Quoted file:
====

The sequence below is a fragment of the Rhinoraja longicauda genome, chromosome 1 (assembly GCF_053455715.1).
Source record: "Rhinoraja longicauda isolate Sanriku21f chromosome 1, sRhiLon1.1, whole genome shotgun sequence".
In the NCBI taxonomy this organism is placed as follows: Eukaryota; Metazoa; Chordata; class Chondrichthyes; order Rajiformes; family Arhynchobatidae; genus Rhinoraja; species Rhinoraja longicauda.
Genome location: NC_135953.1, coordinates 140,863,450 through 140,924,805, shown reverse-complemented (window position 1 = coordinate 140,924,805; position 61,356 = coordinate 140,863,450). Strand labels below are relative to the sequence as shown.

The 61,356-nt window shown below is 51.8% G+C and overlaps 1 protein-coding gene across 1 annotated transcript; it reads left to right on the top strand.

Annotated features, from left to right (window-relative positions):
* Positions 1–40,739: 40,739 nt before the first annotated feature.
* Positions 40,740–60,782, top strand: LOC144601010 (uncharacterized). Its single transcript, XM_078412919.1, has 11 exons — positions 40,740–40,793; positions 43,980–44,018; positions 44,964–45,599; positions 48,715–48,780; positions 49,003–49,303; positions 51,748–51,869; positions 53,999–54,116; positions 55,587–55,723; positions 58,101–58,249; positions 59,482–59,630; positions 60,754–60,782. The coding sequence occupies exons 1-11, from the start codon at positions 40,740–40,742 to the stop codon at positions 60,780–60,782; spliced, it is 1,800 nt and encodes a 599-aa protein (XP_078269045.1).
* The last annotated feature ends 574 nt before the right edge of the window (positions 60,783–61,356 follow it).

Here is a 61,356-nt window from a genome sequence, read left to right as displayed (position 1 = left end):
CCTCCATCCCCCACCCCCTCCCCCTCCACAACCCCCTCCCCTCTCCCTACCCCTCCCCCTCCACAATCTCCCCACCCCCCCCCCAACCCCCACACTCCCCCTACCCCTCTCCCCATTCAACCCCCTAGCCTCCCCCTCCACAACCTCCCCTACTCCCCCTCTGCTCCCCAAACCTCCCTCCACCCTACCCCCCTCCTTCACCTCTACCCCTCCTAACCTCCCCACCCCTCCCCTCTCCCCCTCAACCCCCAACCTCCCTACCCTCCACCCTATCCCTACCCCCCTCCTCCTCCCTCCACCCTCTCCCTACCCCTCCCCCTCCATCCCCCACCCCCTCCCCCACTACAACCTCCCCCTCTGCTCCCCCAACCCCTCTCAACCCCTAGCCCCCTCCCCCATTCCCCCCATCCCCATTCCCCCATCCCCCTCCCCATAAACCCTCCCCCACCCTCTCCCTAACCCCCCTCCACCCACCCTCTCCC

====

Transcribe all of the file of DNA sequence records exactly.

The sequence below is a fragment of the Rhinoraja longicauda genome, chromosome 1 (assembly GCF_053455715.1).
Source record: "Rhinoraja longicauda isolate Sanriku21f chromosome 1, sRhiLon1.1, whole genome shotgun sequence".
In the NCBI taxonomy this organism is placed as follows: Eukaryota; Metazoa; Chordata; class Chondrichthyes; order Rajiformes; family Arhynchobatidae; genus Rhinoraja; species Rhinoraja longicauda.
Genome location: NC_135953.1, coordinates 140,863,450 through 140,924,805, shown reverse-complemented (window position 1 = coordinate 140,924,805; position 61,356 = coordinate 140,863,450). Strand labels below are relative to the sequence as shown.

The 61,356-nt window shown below is 51.8% G+C and overlaps 1 protein-coding gene across 1 annotated transcript; it reads left to right on the top strand.

Annotated features, from left to right (window-relative positions):
* Positions 1–40,739: 40,739 nt before the first annotated feature.
* Positions 40,740–60,782, top strand: LOC144601010 (uncharacterized). Its single transcript, XM_078412919.1, has 11 exons — positions 40,740–40,793; positions 43,980–44,018; positions 44,964–45,599; positions 48,715–48,780; positions 49,003–49,303; positions 51,748–51,869; positions 53,999–54,116; positions 55,587–55,723; positions 58,101–58,249; positions 59,482–59,630; positions 60,754–60,782. The coding sequence occupies exons 1-11, from the start codon at positions 40,740–40,742 to the stop codon at positions 60,780–60,782; spliced, it is 1,800 nt and encodes a 599-aa protein (XP_078269045.1).
* The last annotated feature ends 574 nt before the right edge of the window (positions 60,783–61,356 follow it).

Here is a 61,356-nt window from a genome sequence, read left to right as displayed (position 1 = left end):
CCTCCATCCCCCACCCCCTCCCCCTCCACAACCCCCTCCCCTCTCCCTACCCCTCCCCCTCCACAATCTCCCCACCCCCCCCCCAACCCCCACACTCCCCCTACCCCTCTCCCCATTCAACCCCCTAGCCTCCCCCTCCACAACCTCCCCTACTCCCCCTCTGCTCCCCAAACCTCCCTCCACCCTACCCCCCTCCTTCACCTCTACCCCTCCTAACCTCCCCACCCCTCCCCTCTCCCCCTCAACCCCCAACCTCCCTACCCTCCACCCTATCCCTACCCCCCTCCTCCTCCCTCCACCCTCTCCCTACCCCTCCCCCTCCATCCCCCACCCCCTCCCCCACTACAACCTCCCCCTCTGCTCCCCCAACCCCTCTCAACCCCTAGCCCCCTCCCCCATTCCCCCCATCCCCATTCCCCCATCCCCCTCCCCATAAACCCTCCCCCACCCTCTCCCTAACCCCCCTCCACCCACCCTCTCCC